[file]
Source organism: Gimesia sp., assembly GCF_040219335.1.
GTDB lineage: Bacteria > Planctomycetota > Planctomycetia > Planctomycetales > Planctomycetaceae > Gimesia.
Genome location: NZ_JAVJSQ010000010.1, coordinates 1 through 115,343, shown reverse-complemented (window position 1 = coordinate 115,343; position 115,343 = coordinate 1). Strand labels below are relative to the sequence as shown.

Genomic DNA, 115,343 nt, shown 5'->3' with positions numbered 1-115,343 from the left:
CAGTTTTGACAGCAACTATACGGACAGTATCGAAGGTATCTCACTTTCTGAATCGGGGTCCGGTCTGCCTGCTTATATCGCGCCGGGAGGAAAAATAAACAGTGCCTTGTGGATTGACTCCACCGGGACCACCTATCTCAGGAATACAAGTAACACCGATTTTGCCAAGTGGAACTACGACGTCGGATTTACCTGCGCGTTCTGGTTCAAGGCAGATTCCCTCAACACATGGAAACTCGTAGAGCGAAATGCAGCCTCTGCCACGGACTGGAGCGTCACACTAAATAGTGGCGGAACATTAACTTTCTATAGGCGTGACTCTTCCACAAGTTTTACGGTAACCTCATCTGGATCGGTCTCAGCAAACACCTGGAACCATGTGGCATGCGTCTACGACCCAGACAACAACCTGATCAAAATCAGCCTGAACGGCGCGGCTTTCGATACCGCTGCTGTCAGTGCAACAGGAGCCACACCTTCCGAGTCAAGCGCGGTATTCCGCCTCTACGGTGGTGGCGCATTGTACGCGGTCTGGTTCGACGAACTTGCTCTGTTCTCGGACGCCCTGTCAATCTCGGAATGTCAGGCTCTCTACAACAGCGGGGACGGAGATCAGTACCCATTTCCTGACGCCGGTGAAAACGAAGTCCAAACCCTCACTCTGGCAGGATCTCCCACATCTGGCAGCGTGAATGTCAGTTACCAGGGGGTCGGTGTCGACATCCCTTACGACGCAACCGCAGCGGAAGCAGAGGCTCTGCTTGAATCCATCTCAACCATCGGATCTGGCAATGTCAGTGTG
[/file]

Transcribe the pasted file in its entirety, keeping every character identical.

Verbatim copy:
Source organism: Gimesia sp., assembly GCF_040219335.1.
GTDB lineage: Bacteria > Planctomycetota > Planctomycetia > Planctomycetales > Planctomycetaceae > Gimesia.
Genome location: NZ_JAVJSQ010000010.1, coordinates 1 through 115,343, shown reverse-complemented (window position 1 = coordinate 115,343; position 115,343 = coordinate 1). Strand labels below are relative to the sequence as shown.

Genomic DNA, 115,343 nt, shown 5'->3' with positions numbered 1-115,343 from the left:
CAGTTTTGACAGCAACTATACGGACAGTATCGAAGGTATCTCACTTTCTGAATCGGGGTCCGGTCTGCCTGCTTATATCGCGCCGGGAGGAAAAATAAACAGTGCCTTGTGGATTGACTCCACCGGGACCACCTATCTCAGGAATACAAGTAACACCGATTTTGCCAAGTGGAACTACGACGTCGGATTTACCTGCGCGTTCTGGTTCAAGGCAGATTCCCTCAACACATGGAAACTCGTAGAGCGAAATGCAGCCTCTGCCACGGACTGGAGCGTCACACTAAATAGTGGCGGAACATTAACTTTCTATAGGCGTGACTCTTCCACAAGTTTTACGGTAACCTCATCTGGATCGGTCTCAGCAAACACCTGGAACCATGTGGCATGCGTCTACGACCCAGACAACAACCTGATCAAAATCAGCCTGAACGGCGCGGCTTTCGATACCGCTGCTGTCAGTGCAACAGGAGCCACACCTTCCGAGTCAAGCGCGGTATTCCGCCTCTACGGTGGTGGCGCATTGTACGCGGTCTGGTTCGACGAACTTGCTCTGTTCTCGGACGCCCTGTCAATCTCGGAATGTCAGGCTCTCTACAACAGCGGGGACGGAGATCAGTACCCATTTCCTGACGCCGGTGAAAACGAAGTCCAAACCCTCACTCTGGCAGGATCTCCCACATCTGGCAGCGTGAATGTCAGTTACCAGGGGGTCGGTGTCGACATCCCTTACGACGCAACCGCAGCGGAAGCAGAGGCTCTGCTTGAATCCATCTCAACCATCGGATCTGGCAATGTCAGTGTG